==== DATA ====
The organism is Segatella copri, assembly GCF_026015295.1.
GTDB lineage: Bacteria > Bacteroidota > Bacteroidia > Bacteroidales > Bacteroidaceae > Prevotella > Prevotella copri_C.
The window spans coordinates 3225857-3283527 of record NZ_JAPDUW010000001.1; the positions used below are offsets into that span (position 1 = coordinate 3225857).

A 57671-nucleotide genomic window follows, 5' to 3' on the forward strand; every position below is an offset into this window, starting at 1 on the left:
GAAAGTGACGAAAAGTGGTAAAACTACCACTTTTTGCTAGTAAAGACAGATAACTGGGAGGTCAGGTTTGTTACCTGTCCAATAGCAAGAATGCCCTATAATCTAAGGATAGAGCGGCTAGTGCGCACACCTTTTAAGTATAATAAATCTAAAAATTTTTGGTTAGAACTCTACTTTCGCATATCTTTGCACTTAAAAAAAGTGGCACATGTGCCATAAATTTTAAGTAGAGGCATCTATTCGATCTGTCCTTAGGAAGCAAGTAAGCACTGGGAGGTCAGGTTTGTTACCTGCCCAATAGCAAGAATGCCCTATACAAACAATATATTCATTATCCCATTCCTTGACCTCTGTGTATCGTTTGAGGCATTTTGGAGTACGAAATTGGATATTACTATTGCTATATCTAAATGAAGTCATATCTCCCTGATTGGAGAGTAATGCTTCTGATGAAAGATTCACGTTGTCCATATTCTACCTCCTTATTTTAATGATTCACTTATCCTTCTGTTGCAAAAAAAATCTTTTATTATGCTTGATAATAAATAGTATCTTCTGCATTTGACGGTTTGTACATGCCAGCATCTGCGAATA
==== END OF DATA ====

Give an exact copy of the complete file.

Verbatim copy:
The organism is Segatella copri, assembly GCF_026015295.1.
GTDB lineage: Bacteria > Bacteroidota > Bacteroidia > Bacteroidales > Bacteroidaceae > Prevotella > Prevotella copri_C.
The window spans coordinates 3225857-3283527 of record NZ_JAPDUW010000001.1; the positions used below are offsets into that span (position 1 = coordinate 3225857).

A 57671-nucleotide genomic window follows, 5' to 3' on the forward strand; every position below is an offset into this window, starting at 1 on the left:
GAAAGTGACGAAAAGTGGTAAAACTACCACTTTTTGCTAGTAAAGACAGATAACTGGGAGGTCAGGTTTGTTACCTGTCCAATAGCAAGAATGCCCTATAATCTAAGGATAGAGCGGCTAGTGCGCACACCTTTTAAGTATAATAAATCTAAAAATTTTTGGTTAGAACTCTACTTTCGCATATCTTTGCACTTAAAAAAAGTGGCACATGTGCCATAAATTTTAAGTAGAGGCATCTATTCGATCTGTCCTTAGGAAGCAAGTAAGCACTGGGAGGTCAGGTTTGTTACCTGCCCAATAGCAAGAATGCCCTATACAAACAATATATTCATTATCCCATTCCTTGACCTCTGTGTATCGTTTGAGGCATTTTGGAGTACGAAATTGGATATTACTATTGCTATATCTAAATGAAGTCATATCTCCCTGATTGGAGAGTAATGCTTCTGATGAAAGATTCACGTTGTCCATATTCTACCTCCTTATTTTAATGATTCACTTATCCTTCTGTTGCAAAAAAAATCTTTTATTATGCTTGATAATAAATAGTATCTTCTGCATTTGACGGTTTGTACATGCCAGCATCTGCGAATA